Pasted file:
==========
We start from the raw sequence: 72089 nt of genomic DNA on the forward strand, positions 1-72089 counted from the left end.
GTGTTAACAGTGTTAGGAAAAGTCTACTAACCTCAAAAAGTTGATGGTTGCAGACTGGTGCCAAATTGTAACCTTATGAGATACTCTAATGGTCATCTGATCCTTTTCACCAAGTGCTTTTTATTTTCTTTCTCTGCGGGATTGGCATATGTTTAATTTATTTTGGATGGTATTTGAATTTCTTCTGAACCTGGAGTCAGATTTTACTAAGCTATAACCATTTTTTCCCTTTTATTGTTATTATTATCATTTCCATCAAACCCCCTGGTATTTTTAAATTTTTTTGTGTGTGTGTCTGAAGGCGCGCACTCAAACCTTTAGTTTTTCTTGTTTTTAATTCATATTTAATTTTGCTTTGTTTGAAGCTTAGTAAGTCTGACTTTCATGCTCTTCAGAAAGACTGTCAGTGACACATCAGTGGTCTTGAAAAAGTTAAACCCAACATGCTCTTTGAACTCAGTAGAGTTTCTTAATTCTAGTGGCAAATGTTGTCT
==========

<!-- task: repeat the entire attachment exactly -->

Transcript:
We start from the raw sequence: 72089 nt of genomic DNA on the forward strand, positions 1-72089 counted from the left end.
GTGTTAACAGTGTTAGGAAAAGTCTACTAACCTCAAAAAGTTGATGGTTGCAGACTGGTGCCAAATTGTAACCTTATGAGATACTCTAATGGTCATCTGATCCTTTTCACCAAGTGCTTTTTATTTTCTTTCTCTGCGGGATTGGCATATGTTTAATTTATTTTGGATGGTATTTGAATTTCTTCTGAACCTGGAGTCAGATTTTACTAAGCTATAACCATTTTTTCCCTTTTATTGTTATTATTATCATTTCCATCAAACCCCCTGGTATTTTTAAATTTTTTTGTGTGTGTGTCTGAAGGCGCGCACTCAAACCTTTAGTTTTTCTTGTTTTTAATTCATATTTAATTTTGCTTTGTTTGAAGCTTAGTAAGTCTGACTTTCATGCTCTTCAGAAAGACTGTCAGTGACACATCAGTGGTCTTGAAAAAGTTAAACCCAACATGCTCTTTGAACTCAGTAGAGTTTCTTAATTCTAGTGGCAAATGTTGTCT